SURENDRA KUMAR PATEL Vs. UNIVERSITY OF JABALPUR
LAWS(MPH)-1969-1-9
HIGH COURT OF MADHYA PRADESH
Decided on January 23,1969

SURENDRA KUMAR PATEL Appellant
VERSUS
UNIVERSITY OF JABALPUR Respondents

JUDGEMENT

- (1.) THE petitioner Surendra Kumar Patel applies under Articles 226 and 227 of the constitution, for the grant of a writ in the nature of Certiorari for quashing Order no. 6 passed by the Registrar, Jabalpur University, dated 15th April 1968, debarring him from all examinations of the Jabalpur University for the years 1968 and 1969, including that of Diploma in Teaching, and for a writ in the nature of mandamus directing the University authorities to permit him to appear at that examination to be held in or about March 1969.
(2.) THE relevant facts are these. The petitioner, who is a teacher in the Primary school at Mouza Khudawal in Tahsil Sihora, was admitted on 2nd August 1966 into the Prantiya Shikshan Mahavidyalaya, Jabalpur as a trainee candidate for the diploma in Teaching course. While he was pursuing that course of studies, he applied to the University for permission to appear 'as a teacher candidate' at the final examination for the degree of Bachelor of Arts (T. D. C.), which was to be held in March 1967, but his application was not granted, and he, accordingly, filed miscellaneous Petition No. 130 of 1967, Surendra Kumar Patel v. University of jabalpur against the University of Jabalpur, for an appropriate writ, direction or order under Article 226 of the Constitution. During the pendency of those proceedings, an ad interim writ was issued by this Court, directing the University authorities to admit the petitioner to the Bachelor of Arts (T. D. C.) Examination held in March 1967, subject to the condition that his result would not be declared until the disposal of the petition. In that petition this Court held on 11-9-1967 that the University authorities were justified in rejecting the application of the petitioner for permission to appear at the Final examination for the degree of bachelor of Arts held in March 1967, on the ground that on his admission to the prantiya Shikshan Mahavidyalaya as a student, he ceased to be a teacher and was, therefore, not eligible to appear in that examination 'as a teacher in a recognised institution'. Eventually, with the disposal of that petition, the result of the petitioner was withheld and his examination was cancelled by the University authorities. Nevertheless, the petitioner continued his studies in the Prantiya shikshan Mahavidyalaya, and duly filled in his application form for admission as a regular student at the Diploma in Teaching Examination which was to be held from 15th April 1968, but when he approached the authorities on the day prior, he was informed that his Admission Card would not be issued because he had been debarred by the University from appearing at any of its examinations for a period of three years, on a charge of having used unfair means at the Final examination for the degree of Bachelor of Arts (T. D. C.) held in March 1967. The petitioner immediately presented an application in writing to the Registrar of the University, making a request to grant him a provisional Admission Card but the authorities abstained from taking a decision, and the petitioner filed Miscellaneous Petition no. 154 of 1968, Surendra Kumar Patel v. The University of Jabalpur for an appropriate direction under Article 226 of the Constitution. During the pendency of that petition, the petitioner was, however, served with the impugned Order No. 6 dated 15th April 1968, and as a result he withdrew that petition with leave to file a fresh petition for challenging the validity of that order.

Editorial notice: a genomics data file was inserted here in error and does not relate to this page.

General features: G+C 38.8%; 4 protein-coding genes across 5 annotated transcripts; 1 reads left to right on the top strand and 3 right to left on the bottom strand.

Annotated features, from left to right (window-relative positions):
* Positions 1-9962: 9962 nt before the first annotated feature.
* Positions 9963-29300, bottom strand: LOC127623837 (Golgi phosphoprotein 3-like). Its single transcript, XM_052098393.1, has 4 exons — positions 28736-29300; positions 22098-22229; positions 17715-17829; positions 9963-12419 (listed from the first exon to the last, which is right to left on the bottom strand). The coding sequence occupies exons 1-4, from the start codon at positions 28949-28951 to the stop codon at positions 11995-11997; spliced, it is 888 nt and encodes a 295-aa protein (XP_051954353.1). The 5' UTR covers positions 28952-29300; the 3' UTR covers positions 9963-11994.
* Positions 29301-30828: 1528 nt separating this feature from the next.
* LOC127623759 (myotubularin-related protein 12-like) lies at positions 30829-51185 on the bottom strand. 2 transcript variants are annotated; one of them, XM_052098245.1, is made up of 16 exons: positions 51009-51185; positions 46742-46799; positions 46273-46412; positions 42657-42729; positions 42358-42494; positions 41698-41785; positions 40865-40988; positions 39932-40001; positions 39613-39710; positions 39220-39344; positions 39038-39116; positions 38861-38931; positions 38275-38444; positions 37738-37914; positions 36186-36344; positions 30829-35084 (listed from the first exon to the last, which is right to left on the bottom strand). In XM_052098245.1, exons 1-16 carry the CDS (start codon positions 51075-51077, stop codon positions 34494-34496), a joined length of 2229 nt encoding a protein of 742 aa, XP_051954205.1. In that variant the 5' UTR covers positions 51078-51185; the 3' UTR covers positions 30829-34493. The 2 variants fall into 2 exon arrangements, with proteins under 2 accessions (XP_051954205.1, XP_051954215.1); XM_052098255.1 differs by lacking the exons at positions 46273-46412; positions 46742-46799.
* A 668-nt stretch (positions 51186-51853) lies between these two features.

(3.) THE University and its Registrar have in their return asserted that the petitioner was caught red-handed while copying during the Final Bachelor of Arts (T. D. C.)Examination, 1967, in General English, Paper II, held on 23rd March 1967. The report of the Invigilator who caught him using unfair means was that: "two leaves torn out of a printed book were found on the desk of the examinee concealed under his answer book. He was using the leaves for writing his answers. The examinee refused to take second answer book. He also refused to give any statement and went out of the Examination hall. " That document was attested lay 2 other Invigilators who had witnessed the incident. The Officer-in-charge of the University Examinations Centre, Mahakoshal arts Mahavidyalaya from where the petitioner was appearing, duly certified that the Invigilator's Report was correct The University authorities have further alleged in their return that on 28th March 1967 the Officer-in-charge sent the answer book in question along with 2 printed leaves found concealed thereunder, to Prof. B. N. Deb of the Allahabad University, the examiner of General English, Paper II, for valuation and that Prot Deb made the following report: "badly copied and not intelligibly enough either. " the University Authorities have stated that their action in debarring the petitioner was neither mala fide nor arbitrary or capricious as alleged, but was a decision honestly reached in the circumstances of the case. Apart from this, the allegation that he was not given an opportunity to explain his conduct has been duly controverted. It is specifically averred that the Invigilator had asked the petitioner to furnish his explanation, if any, on the spot after he was caught red-handed while copying, but he refused to make any statement and, instead, walked out of the Examination hall. All these allegations must be accepted as true in the absence of any counter-affidavit on the part of the petitioner controverting them. In other words, the University authorities assert that there was no violation of any rules of natural justice. As regards the powers of the Executive Council to debar the petitioner from taking any or all University Examinations for a particular period, it has been asserted that it had all the powers.;